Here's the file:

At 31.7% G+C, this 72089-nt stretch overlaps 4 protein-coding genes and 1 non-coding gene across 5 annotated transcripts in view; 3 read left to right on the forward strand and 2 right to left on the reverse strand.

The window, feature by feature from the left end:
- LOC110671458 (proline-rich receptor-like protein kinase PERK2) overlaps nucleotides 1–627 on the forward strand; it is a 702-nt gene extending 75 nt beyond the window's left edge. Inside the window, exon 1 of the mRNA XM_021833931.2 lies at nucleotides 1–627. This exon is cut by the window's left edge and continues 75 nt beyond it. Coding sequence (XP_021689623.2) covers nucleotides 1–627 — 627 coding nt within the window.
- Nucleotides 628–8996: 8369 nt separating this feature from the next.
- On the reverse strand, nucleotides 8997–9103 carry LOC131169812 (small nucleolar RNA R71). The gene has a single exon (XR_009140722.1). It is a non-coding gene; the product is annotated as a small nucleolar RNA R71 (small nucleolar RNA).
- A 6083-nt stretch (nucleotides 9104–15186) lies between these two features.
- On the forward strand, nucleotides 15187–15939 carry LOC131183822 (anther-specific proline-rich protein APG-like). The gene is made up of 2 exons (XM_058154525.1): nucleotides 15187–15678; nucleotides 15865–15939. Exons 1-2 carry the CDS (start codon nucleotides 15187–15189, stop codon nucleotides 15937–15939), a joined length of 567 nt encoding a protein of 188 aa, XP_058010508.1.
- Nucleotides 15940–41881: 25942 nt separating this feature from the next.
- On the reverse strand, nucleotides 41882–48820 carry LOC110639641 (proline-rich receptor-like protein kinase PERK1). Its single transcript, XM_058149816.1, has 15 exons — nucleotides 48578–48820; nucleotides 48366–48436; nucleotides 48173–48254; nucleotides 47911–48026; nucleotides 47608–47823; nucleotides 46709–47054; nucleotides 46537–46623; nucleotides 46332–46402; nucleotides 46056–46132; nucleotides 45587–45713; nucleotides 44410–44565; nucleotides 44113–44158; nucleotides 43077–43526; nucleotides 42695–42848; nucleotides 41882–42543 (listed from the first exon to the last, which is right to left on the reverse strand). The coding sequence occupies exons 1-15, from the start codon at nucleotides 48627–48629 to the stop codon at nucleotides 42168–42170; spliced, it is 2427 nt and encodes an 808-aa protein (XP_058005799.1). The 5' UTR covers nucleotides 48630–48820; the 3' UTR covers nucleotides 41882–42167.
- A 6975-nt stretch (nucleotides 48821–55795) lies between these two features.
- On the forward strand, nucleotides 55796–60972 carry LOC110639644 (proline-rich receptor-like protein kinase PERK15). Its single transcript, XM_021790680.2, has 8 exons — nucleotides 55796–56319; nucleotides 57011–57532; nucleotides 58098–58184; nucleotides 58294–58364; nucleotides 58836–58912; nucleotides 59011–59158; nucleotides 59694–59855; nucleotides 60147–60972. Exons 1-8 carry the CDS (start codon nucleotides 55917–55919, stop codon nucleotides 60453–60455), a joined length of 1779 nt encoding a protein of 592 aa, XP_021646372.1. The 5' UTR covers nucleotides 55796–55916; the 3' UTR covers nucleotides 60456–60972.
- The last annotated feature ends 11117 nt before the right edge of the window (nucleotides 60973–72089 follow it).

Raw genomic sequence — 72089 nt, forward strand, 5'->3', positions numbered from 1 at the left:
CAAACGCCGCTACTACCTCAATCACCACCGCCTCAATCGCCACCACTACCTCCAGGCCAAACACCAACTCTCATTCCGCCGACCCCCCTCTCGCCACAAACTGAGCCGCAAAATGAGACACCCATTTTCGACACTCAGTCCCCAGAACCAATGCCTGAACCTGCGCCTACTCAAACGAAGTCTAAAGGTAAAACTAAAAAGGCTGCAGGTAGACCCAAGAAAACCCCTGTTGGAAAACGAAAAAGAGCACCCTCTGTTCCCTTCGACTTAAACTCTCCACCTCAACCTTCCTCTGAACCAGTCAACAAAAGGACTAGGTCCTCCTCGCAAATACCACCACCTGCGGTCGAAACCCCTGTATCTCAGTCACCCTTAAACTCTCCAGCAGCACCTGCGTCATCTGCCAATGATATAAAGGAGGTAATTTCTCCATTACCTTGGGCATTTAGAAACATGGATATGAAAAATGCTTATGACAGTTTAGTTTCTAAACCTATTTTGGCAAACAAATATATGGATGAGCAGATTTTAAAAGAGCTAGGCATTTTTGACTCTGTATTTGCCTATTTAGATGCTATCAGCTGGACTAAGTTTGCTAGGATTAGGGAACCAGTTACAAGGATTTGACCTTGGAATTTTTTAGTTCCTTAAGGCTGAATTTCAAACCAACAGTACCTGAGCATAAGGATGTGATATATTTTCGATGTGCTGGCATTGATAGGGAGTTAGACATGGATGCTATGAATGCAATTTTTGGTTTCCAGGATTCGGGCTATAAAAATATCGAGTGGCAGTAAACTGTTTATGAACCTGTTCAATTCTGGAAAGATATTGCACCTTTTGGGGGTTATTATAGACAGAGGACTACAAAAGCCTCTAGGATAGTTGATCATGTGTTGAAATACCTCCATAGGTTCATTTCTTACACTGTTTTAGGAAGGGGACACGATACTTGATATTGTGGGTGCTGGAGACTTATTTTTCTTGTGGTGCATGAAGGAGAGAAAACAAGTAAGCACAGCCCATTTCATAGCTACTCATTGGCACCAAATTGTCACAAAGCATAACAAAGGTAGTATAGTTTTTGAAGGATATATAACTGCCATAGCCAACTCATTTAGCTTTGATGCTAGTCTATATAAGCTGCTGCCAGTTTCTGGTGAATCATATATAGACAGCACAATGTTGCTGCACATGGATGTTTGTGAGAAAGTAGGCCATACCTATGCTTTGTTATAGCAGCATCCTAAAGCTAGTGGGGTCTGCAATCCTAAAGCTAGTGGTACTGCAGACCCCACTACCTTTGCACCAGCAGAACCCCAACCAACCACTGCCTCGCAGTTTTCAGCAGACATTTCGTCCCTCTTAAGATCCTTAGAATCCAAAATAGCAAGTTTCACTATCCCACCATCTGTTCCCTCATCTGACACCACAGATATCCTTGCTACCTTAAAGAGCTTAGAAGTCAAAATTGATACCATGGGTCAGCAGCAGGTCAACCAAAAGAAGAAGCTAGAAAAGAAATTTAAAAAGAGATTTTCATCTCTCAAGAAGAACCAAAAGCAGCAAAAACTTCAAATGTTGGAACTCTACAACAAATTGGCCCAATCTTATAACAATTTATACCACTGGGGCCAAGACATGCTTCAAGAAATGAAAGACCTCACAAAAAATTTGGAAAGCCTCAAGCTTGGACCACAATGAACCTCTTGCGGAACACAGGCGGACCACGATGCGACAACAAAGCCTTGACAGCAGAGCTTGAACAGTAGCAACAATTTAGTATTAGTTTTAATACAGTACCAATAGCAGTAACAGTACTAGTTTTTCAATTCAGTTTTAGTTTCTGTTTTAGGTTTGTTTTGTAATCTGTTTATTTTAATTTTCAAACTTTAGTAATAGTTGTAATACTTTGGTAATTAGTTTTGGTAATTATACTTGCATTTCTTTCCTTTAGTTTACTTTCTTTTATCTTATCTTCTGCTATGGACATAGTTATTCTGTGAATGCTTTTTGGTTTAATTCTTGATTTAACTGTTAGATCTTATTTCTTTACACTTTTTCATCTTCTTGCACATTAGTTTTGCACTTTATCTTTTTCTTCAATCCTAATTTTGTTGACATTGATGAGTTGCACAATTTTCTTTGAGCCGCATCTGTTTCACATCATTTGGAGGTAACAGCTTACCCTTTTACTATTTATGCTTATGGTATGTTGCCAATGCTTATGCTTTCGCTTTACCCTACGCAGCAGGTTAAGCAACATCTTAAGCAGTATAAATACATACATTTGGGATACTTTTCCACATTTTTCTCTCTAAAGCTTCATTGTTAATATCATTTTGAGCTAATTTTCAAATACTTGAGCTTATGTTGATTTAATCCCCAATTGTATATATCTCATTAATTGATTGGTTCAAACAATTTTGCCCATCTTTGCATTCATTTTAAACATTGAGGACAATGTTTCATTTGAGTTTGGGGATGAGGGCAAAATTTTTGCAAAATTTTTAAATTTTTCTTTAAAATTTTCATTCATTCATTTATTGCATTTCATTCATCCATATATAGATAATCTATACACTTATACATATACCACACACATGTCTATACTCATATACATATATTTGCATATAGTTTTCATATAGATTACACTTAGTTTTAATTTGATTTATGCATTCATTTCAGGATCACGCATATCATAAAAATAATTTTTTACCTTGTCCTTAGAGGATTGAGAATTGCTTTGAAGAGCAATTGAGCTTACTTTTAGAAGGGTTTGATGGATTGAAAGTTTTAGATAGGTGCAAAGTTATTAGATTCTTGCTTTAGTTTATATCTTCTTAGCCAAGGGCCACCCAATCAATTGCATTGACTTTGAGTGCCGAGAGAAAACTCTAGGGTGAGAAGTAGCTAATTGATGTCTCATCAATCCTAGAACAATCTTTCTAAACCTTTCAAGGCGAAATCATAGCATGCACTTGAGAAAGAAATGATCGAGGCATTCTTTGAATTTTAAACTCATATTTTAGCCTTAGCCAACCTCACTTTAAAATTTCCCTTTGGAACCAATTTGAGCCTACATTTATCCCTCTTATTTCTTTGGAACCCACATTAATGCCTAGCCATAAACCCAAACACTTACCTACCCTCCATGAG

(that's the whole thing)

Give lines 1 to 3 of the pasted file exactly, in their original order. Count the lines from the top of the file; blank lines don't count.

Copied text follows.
At 31.7% G+C, this 72089-nt stretch overlaps 4 protein-coding genes and 1 non-coding gene across 5 annotated transcripts in view; 3 read left to right on the forward strand and 2 right to left on the reverse strand.

The window, feature by feature from the left end:
- LOC110671458 (proline-rich receptor-like protein kinase PERK2) overlaps nucleotides 1–627 on the forward strand; it is a 702-nt gene extending 75 nt beyond the window's left edge. Inside the window, exon 1 of the mRNA XM_021833931.2 lies at nucleotides 1–627. This exon is cut by the window's left edge and continues 75 nt beyond it. Coding sequence (XP_021689623.2) covers nucleotides 1–627 — 627 coding nt within the window.